Stage Five (A Dance with Dragons): Let the stew simmer for another 15-30 minutes (your rate of evaporation will vary), then add the cooked potatoes and broccoli if you're the aforementioned al dente aficionado. Stir regularly for the next 3 minutes or so, letting the starches from the potatoes thicken the stew. If the broth is not thick enough for your liking, then add flour a tablespoon at a time in 30 second intervals until the broth thickens. Note: there will be more evaporation between the time you turn off the stove and the actual consumption of the stew. It's best to err on the side of caution and add too little flour (since you're going to add more starches once the stew is served in the bread) than to toss in too much.

Once you've adjusted the broth, turn off the heat and gather your trenchers (or trencher substitute). Ladle the hot stew into the trenchers and WOOT, you are done!


You just list 'dark red wine'...what kind of wine are we talking about here?

Ideally, a cheap red that lists 'beef' or 'lamb' as a good pairing on the back of the bottle. I've tried this recipe with a couple of different varieties but found that merlot works best (specifically Kenwood 2009 Merlot). It's worthwhile to browse your local package store and look over the labels, as the wine is the foundation for the stew itself. Key words to look for on the labels include 'earthy', 'full finish', and 'medium' or 'full bodied'.

While we're on this train of ingredient thought: what kind of onion/mushroom/spice blend did you use?

As with all my recipe posts, I try to allow for a certain amount of wiggle room with the ingredients. This serves the twofold purpose of permitting substitutes as necessary (in case you're allergic or don't care for a particular ingredient) and encouraging a degree of experimentation. Cooking: it's Science!

That being said, I tend to use a yellow onion or 2 large shallots and crimini (or baby bella) mushrooms for this recipe. That's merely because I try to get a deeply savory, earthy flavor out of this stew. Changing out these ingredients, and the wine, can result in several different flavors and I hope you'll have fun playing around with this recipe.

AH! I used an entire bottle of wine and there doesn't seem to be enough liquid! What do I do???

Add chicken, beef, or even veggie broth if you have some on hand and you're in need of liquids to amp up the broth. Use warm water only if you absolutely do not have any broth of any sort available.

Wait just a nanosecond...I don't remember there being any broccoli in A Song of Ice and Fire!

There's mention of cruciferous veggies in the various books, but not broccoli specifically. This recipe is meant to try and match some of the foods presented in the books as closely as possible with ingredients that you could easily procure at your local grocer. The potatoes in the recipe would more likely have been turnips/parsnips in Westeros and make a tasty addition to the stew if you decide to tackle them (they're prepared the same way as the potatoes).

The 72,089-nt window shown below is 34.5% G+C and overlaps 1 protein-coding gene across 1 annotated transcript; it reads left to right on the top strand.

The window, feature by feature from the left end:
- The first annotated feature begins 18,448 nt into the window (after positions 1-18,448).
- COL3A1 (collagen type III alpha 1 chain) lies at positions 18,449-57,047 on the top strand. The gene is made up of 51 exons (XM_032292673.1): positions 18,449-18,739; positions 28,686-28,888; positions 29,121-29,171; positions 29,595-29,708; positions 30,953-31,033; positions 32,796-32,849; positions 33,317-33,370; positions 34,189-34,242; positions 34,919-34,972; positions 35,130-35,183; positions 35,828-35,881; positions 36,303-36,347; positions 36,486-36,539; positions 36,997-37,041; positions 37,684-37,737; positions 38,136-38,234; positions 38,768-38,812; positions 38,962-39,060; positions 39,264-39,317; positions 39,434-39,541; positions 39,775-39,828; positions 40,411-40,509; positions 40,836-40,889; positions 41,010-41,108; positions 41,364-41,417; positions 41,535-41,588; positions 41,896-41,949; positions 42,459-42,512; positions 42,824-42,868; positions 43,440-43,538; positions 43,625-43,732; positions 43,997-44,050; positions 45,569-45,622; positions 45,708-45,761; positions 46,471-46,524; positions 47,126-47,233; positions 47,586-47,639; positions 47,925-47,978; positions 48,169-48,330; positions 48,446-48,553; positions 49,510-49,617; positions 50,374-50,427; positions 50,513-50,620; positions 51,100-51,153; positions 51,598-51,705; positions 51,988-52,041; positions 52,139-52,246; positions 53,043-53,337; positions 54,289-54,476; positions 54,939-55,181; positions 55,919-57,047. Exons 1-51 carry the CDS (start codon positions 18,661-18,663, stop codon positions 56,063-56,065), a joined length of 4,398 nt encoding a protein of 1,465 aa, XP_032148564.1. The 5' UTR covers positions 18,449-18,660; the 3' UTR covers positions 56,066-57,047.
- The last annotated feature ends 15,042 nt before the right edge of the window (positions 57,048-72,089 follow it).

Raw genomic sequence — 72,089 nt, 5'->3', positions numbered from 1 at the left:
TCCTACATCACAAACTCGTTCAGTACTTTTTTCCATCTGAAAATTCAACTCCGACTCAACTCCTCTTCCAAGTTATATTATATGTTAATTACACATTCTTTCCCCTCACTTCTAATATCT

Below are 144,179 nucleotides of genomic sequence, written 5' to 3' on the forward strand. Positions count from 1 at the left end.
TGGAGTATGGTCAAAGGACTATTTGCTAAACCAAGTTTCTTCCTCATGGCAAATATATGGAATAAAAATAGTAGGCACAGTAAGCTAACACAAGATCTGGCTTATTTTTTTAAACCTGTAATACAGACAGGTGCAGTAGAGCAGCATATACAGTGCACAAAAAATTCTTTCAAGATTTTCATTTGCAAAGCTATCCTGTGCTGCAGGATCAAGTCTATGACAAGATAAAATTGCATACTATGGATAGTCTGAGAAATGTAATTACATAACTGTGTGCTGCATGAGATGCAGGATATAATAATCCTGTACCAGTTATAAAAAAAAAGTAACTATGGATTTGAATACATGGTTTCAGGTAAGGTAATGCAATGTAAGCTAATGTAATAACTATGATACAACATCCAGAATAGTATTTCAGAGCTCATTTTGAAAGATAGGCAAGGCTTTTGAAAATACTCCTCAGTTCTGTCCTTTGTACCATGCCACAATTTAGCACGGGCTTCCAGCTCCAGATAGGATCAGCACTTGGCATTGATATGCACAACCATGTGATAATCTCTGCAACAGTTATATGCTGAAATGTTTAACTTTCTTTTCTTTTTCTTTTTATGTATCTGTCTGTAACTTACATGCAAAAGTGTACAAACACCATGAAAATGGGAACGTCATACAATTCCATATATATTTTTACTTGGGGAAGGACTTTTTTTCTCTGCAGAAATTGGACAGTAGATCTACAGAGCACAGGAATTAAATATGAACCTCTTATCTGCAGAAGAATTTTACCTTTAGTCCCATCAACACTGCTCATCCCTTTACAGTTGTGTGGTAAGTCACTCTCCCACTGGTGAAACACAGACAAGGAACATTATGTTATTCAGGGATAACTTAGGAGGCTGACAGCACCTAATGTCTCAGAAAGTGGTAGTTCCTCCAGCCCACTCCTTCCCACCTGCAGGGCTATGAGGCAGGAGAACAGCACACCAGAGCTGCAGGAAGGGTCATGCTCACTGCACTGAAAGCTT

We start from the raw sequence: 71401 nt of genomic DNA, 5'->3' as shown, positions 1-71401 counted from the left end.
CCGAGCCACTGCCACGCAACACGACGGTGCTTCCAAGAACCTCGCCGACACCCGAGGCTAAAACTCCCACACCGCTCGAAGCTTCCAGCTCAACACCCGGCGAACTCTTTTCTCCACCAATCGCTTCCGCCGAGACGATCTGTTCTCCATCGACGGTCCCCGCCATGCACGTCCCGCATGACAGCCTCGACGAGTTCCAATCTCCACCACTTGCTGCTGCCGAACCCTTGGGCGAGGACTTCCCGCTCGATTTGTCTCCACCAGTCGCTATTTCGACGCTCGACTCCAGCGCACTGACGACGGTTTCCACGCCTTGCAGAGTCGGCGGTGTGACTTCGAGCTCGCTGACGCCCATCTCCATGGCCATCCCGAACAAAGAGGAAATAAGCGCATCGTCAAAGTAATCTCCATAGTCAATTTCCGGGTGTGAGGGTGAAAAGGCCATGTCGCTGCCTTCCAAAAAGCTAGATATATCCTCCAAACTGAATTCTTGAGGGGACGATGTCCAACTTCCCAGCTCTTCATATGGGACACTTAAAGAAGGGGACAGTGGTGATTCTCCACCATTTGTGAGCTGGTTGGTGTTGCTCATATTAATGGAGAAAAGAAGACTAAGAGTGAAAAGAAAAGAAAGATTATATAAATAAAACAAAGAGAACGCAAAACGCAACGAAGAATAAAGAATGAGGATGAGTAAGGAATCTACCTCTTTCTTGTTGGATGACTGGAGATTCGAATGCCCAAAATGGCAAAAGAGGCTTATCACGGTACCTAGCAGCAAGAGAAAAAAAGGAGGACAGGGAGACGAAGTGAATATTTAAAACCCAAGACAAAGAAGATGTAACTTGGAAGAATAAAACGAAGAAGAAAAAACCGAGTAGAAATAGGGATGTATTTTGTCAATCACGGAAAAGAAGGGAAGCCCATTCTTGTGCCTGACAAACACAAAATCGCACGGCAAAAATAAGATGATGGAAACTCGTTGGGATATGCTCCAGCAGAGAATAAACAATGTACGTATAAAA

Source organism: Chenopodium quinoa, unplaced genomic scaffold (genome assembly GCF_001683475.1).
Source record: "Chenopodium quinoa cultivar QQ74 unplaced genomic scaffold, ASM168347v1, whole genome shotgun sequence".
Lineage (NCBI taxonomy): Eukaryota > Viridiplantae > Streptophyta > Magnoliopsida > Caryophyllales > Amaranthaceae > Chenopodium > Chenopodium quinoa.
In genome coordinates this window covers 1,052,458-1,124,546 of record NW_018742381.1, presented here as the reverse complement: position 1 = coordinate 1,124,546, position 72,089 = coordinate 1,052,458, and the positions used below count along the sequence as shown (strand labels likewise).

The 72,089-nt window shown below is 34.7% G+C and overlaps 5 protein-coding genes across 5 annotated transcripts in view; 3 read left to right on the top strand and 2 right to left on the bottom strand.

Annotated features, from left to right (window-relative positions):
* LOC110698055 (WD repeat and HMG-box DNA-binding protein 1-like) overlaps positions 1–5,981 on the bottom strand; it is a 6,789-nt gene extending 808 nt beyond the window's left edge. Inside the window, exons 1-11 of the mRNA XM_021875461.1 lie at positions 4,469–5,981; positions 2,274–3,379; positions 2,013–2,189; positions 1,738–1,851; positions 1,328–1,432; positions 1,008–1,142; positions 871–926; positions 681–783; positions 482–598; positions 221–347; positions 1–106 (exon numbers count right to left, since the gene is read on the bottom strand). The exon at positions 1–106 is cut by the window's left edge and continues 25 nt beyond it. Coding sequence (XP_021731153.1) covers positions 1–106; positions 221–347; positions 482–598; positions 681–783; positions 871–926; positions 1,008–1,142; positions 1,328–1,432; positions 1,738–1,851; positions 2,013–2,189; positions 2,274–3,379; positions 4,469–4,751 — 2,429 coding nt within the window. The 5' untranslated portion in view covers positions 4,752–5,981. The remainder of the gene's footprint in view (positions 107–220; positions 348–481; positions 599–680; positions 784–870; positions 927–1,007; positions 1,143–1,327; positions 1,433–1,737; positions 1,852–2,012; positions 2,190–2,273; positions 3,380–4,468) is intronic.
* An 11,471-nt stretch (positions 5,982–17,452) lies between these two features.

Best of luck on your feasting endeavors!
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Nerd Life: Once and Future Gamer

It's not exactly revolutionary to say that intellectual properties once relegated to the purview of nerds are now de rigueur in nearly every form of mass media. We're living in the midst of the Nerdissaince where comic books become blockbuster fodder and tome-like fantasy novels morph into lavishly budgeted TV series. Though there are myriad theories as to how and why this came about, these courses of inquiry ultimately bring us to the conclusion that the popularity of nerdy lore is cyclical and each such geeky heyday leaves a distinct, indelible mark on popular culture and society as a whole. While this samsara has wrought many positive developments for individual nerds (you can list 'jedi' as your official state-recognized religion in some countries!) it has also been a font for greed, specifically of the corporate variety. This post, the first in our series influenced by guest contributors, chronicles the issues that legions of gamers currently face and details what it may take to give legitimate voice to those disenfranchised by gaming's surging popularity.

Despite the recent release of major, highly anticipated titles, the future of videogames is murky at best.  Very few names have come to market in the past six months that haven't met with fan backlash on a colossal scale. Anytime an industry or property becomes accepted by a mainstream audience there is bound to be conflict between the original fan base and the nascent band wagon crowd. Once the province of a segmented, intensely demanding, but loyal demographic, the industry is no longer being pushed forward by a clear, dominant force/genre. An observer peering in from outside would probably see this as just another facet of the Nerdissaince, that an increasing number of individuals are reaching out for the gaming experience and game developers are responding in kind. Though this would be an accurate assessment there are other trends, behaviors and tactics at work here that are rapidly re-shaping the gaming experience as a whole.